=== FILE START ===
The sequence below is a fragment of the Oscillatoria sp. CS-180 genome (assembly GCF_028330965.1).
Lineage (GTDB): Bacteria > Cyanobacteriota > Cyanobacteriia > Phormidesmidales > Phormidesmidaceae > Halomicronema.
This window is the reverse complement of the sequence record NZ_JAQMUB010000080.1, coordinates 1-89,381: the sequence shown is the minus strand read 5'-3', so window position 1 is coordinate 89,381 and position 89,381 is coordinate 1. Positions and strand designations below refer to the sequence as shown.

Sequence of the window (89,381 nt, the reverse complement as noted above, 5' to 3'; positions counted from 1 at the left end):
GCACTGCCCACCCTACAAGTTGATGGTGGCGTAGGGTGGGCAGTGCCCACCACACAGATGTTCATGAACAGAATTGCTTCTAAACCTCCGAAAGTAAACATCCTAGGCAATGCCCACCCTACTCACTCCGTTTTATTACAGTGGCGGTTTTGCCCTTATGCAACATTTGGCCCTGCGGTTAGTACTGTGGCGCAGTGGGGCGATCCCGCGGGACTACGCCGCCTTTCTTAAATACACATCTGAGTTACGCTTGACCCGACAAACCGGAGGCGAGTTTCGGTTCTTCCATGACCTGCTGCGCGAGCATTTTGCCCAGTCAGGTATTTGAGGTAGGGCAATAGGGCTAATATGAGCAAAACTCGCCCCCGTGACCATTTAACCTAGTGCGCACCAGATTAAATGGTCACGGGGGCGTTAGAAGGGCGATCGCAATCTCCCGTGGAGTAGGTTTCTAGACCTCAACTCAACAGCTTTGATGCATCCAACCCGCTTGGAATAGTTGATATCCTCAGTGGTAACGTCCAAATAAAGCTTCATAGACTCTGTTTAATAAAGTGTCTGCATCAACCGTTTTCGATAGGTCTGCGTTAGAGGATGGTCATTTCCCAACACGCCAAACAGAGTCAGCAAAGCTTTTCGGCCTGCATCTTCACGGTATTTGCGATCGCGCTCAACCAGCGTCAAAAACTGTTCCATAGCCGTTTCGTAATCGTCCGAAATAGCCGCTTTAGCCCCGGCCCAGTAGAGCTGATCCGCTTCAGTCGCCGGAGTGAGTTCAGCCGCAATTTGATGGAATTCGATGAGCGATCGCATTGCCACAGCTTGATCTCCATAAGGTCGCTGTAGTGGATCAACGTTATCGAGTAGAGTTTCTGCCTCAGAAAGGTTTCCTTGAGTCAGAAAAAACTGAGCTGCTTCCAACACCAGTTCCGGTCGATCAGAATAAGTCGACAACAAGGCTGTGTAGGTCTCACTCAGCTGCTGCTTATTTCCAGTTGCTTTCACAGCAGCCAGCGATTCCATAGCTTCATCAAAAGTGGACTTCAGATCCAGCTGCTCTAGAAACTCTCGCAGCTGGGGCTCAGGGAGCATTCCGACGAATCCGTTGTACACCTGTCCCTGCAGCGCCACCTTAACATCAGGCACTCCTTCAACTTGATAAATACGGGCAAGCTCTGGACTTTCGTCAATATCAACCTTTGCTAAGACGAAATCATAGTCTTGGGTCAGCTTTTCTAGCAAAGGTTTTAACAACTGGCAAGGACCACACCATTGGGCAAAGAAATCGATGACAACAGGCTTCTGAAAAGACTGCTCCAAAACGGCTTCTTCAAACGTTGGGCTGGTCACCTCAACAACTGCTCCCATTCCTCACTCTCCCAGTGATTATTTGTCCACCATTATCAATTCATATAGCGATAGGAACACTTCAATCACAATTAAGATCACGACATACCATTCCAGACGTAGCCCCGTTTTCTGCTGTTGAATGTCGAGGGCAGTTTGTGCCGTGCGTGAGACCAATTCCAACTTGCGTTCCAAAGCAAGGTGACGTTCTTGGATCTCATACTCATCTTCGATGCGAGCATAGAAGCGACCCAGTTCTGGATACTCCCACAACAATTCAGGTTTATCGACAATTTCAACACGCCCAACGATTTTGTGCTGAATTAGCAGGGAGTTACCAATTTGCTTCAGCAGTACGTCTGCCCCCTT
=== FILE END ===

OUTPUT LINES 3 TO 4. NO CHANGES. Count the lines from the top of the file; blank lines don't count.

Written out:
This window is the reverse complement of the sequence record NZ_JAQMUB010000080.1, coordinates 1-89,381: the sequence shown is the minus strand read 5'-3', so window position 1 is coordinate 89,381 and position 89,381 is coordinate 1. Positions and strand designations below refer to the sequence as shown.

Sequence of the window (89,381 nt, the reverse complement as noted above, 5' to 3'; positions counted from 1 at the left end):